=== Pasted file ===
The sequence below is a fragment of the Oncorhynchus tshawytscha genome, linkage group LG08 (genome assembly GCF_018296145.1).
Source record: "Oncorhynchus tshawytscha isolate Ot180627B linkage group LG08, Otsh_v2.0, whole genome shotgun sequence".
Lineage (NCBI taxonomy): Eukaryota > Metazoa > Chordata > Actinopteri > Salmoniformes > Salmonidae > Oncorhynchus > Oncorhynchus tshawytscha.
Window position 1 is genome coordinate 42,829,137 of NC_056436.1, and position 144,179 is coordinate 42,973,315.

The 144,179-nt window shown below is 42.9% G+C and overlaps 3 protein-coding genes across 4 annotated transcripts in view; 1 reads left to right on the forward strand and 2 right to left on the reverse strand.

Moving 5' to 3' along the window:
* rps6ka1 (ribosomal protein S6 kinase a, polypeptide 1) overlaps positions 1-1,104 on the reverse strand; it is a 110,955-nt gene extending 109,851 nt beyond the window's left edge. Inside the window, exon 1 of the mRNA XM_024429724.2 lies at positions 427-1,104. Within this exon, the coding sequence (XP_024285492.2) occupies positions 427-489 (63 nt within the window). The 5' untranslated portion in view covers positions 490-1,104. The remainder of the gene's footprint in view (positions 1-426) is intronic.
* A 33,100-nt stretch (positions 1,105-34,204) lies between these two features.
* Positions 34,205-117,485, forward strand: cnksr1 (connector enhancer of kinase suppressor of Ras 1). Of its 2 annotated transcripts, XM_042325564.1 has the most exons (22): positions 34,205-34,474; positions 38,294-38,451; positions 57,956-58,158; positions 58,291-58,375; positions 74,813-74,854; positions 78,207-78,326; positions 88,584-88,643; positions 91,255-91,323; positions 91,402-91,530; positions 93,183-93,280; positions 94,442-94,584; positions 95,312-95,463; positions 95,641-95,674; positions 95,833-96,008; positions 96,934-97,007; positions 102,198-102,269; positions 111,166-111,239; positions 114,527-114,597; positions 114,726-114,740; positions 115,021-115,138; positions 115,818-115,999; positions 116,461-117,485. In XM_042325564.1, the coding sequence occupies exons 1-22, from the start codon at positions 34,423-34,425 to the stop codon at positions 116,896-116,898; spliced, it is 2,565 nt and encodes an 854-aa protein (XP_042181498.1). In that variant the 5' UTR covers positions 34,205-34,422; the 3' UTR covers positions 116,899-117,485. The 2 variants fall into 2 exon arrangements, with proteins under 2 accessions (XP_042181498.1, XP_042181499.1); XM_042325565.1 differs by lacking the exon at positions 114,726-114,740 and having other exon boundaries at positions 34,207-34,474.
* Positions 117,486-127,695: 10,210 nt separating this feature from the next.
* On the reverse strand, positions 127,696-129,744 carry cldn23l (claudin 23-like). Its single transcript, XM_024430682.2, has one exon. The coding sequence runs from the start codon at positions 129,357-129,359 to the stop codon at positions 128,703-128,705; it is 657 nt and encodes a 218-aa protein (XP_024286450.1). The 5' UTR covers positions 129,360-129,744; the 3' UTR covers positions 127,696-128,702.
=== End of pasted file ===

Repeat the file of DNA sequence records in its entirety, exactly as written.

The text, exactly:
The sequence below is a fragment of the Oncorhynchus tshawytscha genome, linkage group LG08 (genome assembly GCF_018296145.1).
Source record: "Oncorhynchus tshawytscha isolate Ot180627B linkage group LG08, Otsh_v2.0, whole genome shotgun sequence".
Lineage (NCBI taxonomy): Eukaryota > Metazoa > Chordata > Actinopteri > Salmoniformes > Salmonidae > Oncorhynchus > Oncorhynchus tshawytscha.
Window position 1 is genome coordinate 42,829,137 of NC_056436.1, and position 144,179 is coordinate 42,973,315.

The 144,179-nt window shown below is 42.9% G+C and overlaps 3 protein-coding genes across 4 annotated transcripts in view; 1 reads left to right on the forward strand and 2 right to left on the reverse strand.

Moving 5' to 3' along the window:
* rps6ka1 (ribosomal protein S6 kinase a, polypeptide 1) overlaps positions 1-1,104 on the reverse strand; it is a 110,955-nt gene extending 109,851 nt beyond the window's left edge. Inside the window, exon 1 of the mRNA XM_024429724.2 lies at positions 427-1,104. Within this exon, the coding sequence (XP_024285492.2) occupies positions 427-489 (63 nt within the window). The 5' untranslated portion in view covers positions 490-1,104. The remainder of the gene's footprint in view (positions 1-426) is intronic.
* A 33,100-nt stretch (positions 1,105-34,204) lies between these two features.
* Positions 34,205-117,485, forward strand: cnksr1 (connector enhancer of kinase suppressor of Ras 1). Of its 2 annotated transcripts, XM_042325564.1 has the most exons (22): positions 34,205-34,474; positions 38,294-38,451; positions 57,956-58,158; positions 58,291-58,375; positions 74,813-74,854; positions 78,207-78,326; positions 88,584-88,643; positions 91,255-91,323; positions 91,402-91,530; positions 93,183-93,280; positions 94,442-94,584; positions 95,312-95,463; positions 95,641-95,674; positions 95,833-96,008; positions 96,934-97,007; positions 102,198-102,269; positions 111,166-111,239; positions 114,527-114,597; positions 114,726-114,740; positions 115,021-115,138; positions 115,818-115,999; positions 116,461-117,485. In XM_042325564.1, the coding sequence occupies exons 1-22, from the start codon at positions 34,423-34,425 to the stop codon at positions 116,896-116,898; spliced, it is 2,565 nt and encodes an 854-aa protein (XP_042181498.1). In that variant the 5' UTR covers positions 34,205-34,422; the 3' UTR covers positions 116,899-117,485. The 2 variants fall into 2 exon arrangements, with proteins under 2 accessions (XP_042181498.1, XP_042181499.1); XM_042325565.1 differs by lacking the exon at positions 114,726-114,740 and having other exon boundaries at positions 34,207-34,474.
* Positions 117,486-127,695: 10,210 nt separating this feature from the next.
* On the reverse strand, positions 127,696-129,744 carry cldn23l (claudin 23-like). Its single transcript, XM_024430682.2, has one exon. The coding sequence runs from the start codon at positions 129,357-129,359 to the stop codon at positions 128,703-128,705; it is 657 nt and encodes a 218-aa protein (XP_024286450.1). The 5' UTR covers positions 129,360-129,744; the 3' UTR covers positions 127,696-128,702.